Paula Hawkins’ best-selling novel works so well thanks to its balance of character study and mystery thrills. Sure, adapting a novel into a movie is no simple task, as certain aspects of the novel are constrained or changed due to budget and run time. But with The Girl on the Train, the movie adaptation derails early on due to story structure issues and certain plot elements that are either rearranged or presented with little to no detail. Along with story structure, any hope of further plot or character development is thrown out the window in favor of mishandled flashbacks, awkward premonitions, and steamy shower sex scenes.
Commuter Rachel Watson (Emily Blunt) catches daily glimpses of a seemingly perfect couple, Scott and Megan, from the window of her train. One day, Watson witnesses something shocking unfold in the backyard of the strangers’ home. Rachel tells the authorities what she thinks she saw after learning that Megan is now missing and feared dead. Unable to trust her own memory, the troubled woman begins her own investigation, while police suspect that Rachel may have crossed a dangerous line.
Erin Cressida Wilson, whose screenwriting credits are small, adapted The Girl on the Train and it’s certainly telling that her script could have benefited from more polishing and context for almost every character. While some of the main plot points are beat-for-beat like the novel, none of them offer much excitement due to all the characters, minus Rachel Watson, feeling so one-note. Instead of being invested in the lives of the pivotal characters and their motives, the audience is left with no empathy for those in play and constantly reminded of just how bad anyone can be. With the exception of Rachel Watson, the rest of the characters and their subplots that pertain to the central story fall by the wayside, which is a shame considering all of the characters play much bigger roles in a novel, which keeps you guessing. The movie is a little over an hour and forty minutes, so is it too much to ask for an additional 30 minutes to puff up the story a bit? For goodness sake, the novel is just a little over 300 pages.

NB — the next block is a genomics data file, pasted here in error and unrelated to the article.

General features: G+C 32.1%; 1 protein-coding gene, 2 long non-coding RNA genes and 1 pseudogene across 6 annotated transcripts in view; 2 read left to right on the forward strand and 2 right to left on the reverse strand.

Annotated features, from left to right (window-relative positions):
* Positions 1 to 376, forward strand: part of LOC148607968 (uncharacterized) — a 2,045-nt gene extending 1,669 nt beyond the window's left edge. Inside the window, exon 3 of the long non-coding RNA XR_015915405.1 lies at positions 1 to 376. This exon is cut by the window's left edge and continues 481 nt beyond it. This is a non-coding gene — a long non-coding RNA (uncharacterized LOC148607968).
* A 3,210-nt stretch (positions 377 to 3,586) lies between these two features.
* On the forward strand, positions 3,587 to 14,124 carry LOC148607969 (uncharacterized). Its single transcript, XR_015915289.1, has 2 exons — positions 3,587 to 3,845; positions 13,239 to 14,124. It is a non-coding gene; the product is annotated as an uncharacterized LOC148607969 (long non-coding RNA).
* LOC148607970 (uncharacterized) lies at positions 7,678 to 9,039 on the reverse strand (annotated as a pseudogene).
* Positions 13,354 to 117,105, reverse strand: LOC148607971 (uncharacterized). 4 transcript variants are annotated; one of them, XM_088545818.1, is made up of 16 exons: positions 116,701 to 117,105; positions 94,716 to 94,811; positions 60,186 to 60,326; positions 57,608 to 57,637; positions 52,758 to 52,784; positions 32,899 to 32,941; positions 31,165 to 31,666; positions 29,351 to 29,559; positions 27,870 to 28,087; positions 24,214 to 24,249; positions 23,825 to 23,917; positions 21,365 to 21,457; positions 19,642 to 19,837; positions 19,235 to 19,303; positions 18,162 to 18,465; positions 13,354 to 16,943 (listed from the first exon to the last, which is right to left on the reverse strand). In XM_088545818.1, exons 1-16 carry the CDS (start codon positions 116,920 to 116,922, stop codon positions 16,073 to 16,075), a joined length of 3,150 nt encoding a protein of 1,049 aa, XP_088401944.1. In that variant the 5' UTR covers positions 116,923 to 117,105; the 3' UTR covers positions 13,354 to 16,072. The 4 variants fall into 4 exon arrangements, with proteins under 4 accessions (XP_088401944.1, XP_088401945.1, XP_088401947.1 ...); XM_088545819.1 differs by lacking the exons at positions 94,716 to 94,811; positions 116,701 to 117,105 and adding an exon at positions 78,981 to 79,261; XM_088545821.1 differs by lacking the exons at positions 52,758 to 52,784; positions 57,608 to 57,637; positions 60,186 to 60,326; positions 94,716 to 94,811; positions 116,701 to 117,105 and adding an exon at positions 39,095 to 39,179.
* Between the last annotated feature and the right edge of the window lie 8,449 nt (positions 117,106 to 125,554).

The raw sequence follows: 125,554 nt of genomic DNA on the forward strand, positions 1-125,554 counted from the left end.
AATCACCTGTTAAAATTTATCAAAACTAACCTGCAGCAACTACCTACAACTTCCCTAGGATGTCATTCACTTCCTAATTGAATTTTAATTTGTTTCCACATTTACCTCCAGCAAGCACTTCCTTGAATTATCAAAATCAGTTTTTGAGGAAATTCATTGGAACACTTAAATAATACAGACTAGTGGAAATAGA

Emily Blunt (Sicario) as Rachel Watson is the only beacon of hope in The Girl on the Train that offers a glimpse of what could have been something thrilling. Blunt, who feels particularly felicitous for this role, is terrific as a depressing, single alcoholic with a tragic past. Scenes where Blunt’s Rachel Watson is drunk are some of the movie’s best moments. They leave us trying to muster some hope for the future of her character or reminded of where the bottle can lead. As for the rest of the cast, however, the actors try to make use of what they’re given and, as mentioned before, they feel one-note in comparison to Blunt’s Rachel Watson. Haley Bennett (The Magnificent Seven), Rebecca Ferguson (Mission Impossible: Rogue Nation), Justin Theroux (The Leftovers), Luke Evans (Dracula Untold), and Edgar Ramirez (Joy) all play the other key figures in The Girl on the Train. While these cast members are given little to chew on, Ferguson’s portrayal of Anna is the most underused character, which is disappointing considering how talented Ferguson is and how, with a better script, she could have been another standout.
Director Tate Taylor (The Help) fails to keep things intriguing once the audience is fully aware of what’s going on. The Girl on the Train doesn’t throttle toward the finish line in anticipation of something you don’t see coming. Without spoiling, let’s just say a big twist comes much earlier in the movie than expected, as opposed to the book where you’re left wondering until the last few chapters. Then, to make matters worse, the twist is so obvious once you put two and two together. And for a story lacking any urgency whatsoever, the events that take place over the span of a few months feel like something crammed into a one-weekend mystery and the result is flat out boring.
Considering the talent in front of and behind the camera, The Girl on the Train is an absolute waste of valuable resources. Just like the main character’s forgetful nature brought about by alcohol-induced blackouts, The Girl on the Train is careless, offering no hope of redeeming itself. For those who want to be entertained with unexpected twists and noteworthy characters haunted by their past actions, read the novel instead. I guarantee it won’t waste your time like this movie does.